Joe Heraty, one of the stalwarts of the Leeds and Yorkshire amateur golfing scene over the last few years, is to turn professional in the Middle East this weekend.
The 22-year-old Moor Allerton member, who won numerous caps for the city and county amateur teams, flies out to Dubai today to contest his first tournament in the paid ranks on Sunday.
Heraty has taken a card on the MENA Golf Tour, a satellite circuit for the Middle East and North Africa that runs from this weekend through to November.
The intense breeding ground is of a similar standing to the EuroPro Tour, the predominently British circuit that runs from spring to autumn.
Heraty got his first taste of that level in August when as his home club’s champion, he was given an invite into the Clipper Logistics Championship at Moor Allerton, and finished 17th.
That experience of playing on a nothing-to-lose ticket against golfers competing for a living, gave him an insight into what lies ahead.
“I chose the MENA Tour because it just feels the right time to turn professional and this is a sensible step,” said Heraty, who will play tournaments in Dubai, Abu Dhabi, Saudi Arabia and Oman in the coming weeks.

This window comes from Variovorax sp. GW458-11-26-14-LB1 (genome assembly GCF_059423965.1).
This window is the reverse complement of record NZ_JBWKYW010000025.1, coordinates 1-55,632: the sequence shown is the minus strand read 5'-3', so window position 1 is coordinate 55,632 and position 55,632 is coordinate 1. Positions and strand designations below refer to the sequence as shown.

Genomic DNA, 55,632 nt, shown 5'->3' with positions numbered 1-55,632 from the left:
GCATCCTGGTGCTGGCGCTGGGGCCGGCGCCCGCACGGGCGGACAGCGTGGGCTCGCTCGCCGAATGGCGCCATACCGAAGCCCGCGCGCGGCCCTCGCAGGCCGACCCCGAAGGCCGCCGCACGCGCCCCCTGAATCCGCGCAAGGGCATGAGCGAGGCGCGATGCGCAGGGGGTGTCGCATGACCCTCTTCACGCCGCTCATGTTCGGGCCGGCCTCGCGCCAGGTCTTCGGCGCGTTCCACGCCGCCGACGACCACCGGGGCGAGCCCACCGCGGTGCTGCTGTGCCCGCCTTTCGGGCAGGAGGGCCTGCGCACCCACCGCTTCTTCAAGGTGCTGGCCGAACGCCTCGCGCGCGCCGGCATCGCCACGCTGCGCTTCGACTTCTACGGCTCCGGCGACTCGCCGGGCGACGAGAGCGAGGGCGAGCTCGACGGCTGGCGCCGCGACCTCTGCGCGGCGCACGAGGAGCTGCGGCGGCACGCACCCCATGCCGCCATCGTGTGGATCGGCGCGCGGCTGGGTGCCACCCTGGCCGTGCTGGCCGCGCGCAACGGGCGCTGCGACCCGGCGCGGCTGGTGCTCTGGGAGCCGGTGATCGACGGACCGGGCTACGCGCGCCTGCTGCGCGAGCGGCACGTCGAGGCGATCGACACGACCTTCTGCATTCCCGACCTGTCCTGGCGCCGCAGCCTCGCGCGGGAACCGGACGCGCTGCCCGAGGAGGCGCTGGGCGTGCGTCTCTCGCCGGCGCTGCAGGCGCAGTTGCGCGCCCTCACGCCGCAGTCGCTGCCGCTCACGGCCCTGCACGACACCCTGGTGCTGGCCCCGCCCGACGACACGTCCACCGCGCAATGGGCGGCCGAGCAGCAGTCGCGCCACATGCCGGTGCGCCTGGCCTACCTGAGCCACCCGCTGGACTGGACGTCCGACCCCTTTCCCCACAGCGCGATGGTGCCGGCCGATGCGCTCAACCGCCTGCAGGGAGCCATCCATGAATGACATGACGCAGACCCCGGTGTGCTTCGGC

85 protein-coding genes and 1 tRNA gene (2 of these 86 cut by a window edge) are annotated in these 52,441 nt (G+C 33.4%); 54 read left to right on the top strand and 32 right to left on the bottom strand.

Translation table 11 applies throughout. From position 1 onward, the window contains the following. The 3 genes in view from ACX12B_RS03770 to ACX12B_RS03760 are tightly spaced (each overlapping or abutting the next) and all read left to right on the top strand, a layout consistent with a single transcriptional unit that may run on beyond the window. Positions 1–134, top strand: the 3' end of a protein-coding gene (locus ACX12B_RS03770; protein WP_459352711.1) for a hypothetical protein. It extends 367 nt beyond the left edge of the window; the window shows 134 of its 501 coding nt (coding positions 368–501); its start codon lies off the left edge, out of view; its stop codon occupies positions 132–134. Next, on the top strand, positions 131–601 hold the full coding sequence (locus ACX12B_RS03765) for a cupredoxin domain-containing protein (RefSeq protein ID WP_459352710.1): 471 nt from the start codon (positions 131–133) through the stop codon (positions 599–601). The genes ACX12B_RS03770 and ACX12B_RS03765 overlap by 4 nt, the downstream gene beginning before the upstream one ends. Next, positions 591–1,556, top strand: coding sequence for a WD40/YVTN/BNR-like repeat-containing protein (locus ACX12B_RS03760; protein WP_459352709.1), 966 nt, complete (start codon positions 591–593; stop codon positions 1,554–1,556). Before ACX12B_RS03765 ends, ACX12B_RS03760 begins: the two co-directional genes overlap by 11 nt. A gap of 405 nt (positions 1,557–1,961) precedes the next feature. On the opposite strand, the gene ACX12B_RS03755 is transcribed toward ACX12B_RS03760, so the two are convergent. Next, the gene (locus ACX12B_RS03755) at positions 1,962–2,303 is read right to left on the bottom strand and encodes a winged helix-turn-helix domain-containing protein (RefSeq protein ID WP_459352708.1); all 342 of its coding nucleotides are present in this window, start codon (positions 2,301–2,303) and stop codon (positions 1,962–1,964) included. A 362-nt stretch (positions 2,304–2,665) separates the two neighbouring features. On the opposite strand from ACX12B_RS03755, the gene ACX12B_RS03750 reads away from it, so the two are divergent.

“I went out to work in Abu Dhabi after Christmas so I got a bit of a feel for the region.
“It’s a satellite tour but perhaps not as well-known as the EuroPro, and it’s a good place to start.
“It’s heavily funded by the Emirates government and it’s a good standard; there’s guys out there like Ross McGowan, Zane Scotland and Stephen Dodd who have been on the European Tour.
“The way the prize money is spread out it isn’t as top heavy as the EuroPro so hopefully it’s easier to make a start. If you make the cut you more or less win your money back.”
Heraty is heading out alone, with the friends he made over the winter offering him a place to “crash” in between the seven tournaments in seven weeks that he hopes will culminate in a place in the Tour Championship in the United Arab Emirates in the first week in November.
It is a significant step into the unknown for Heraty, but after canvassing opinion from people he respects in the game, it is one he feels is the right one to make as he embarks on a journey he hopes will one day result in playing rights on the European Tour.
“I’ve spoken to a few guys about making the transition and one of my mentors Danny Denison has been a massive help to me,” said Heraty, of the former European Tour player.
“He just says you’ve just got to go out there and try and think of it as just playing golf.
“I’ve not experienced the pressure of playing for a pay cheque before so I don’t know how I’ll deal with it.
“The tournament schedule is intense and I’m out there on my own effectively, but if I get into a hole I know I can ring Danny and pick his brains.
“I could have gone to the European Tour’s Q School but another guy I speak to regularly, Simon Hurd – who has been there and done it – had a cautonary tale. He won his card on the Asian Tour at the first attempt on leaving the amateur ranks and he admitted he didn’t know how to deal with the transition of playing professional events.
“So you can get there too early. Playing on the MENA Tour is a more sensible step to take.”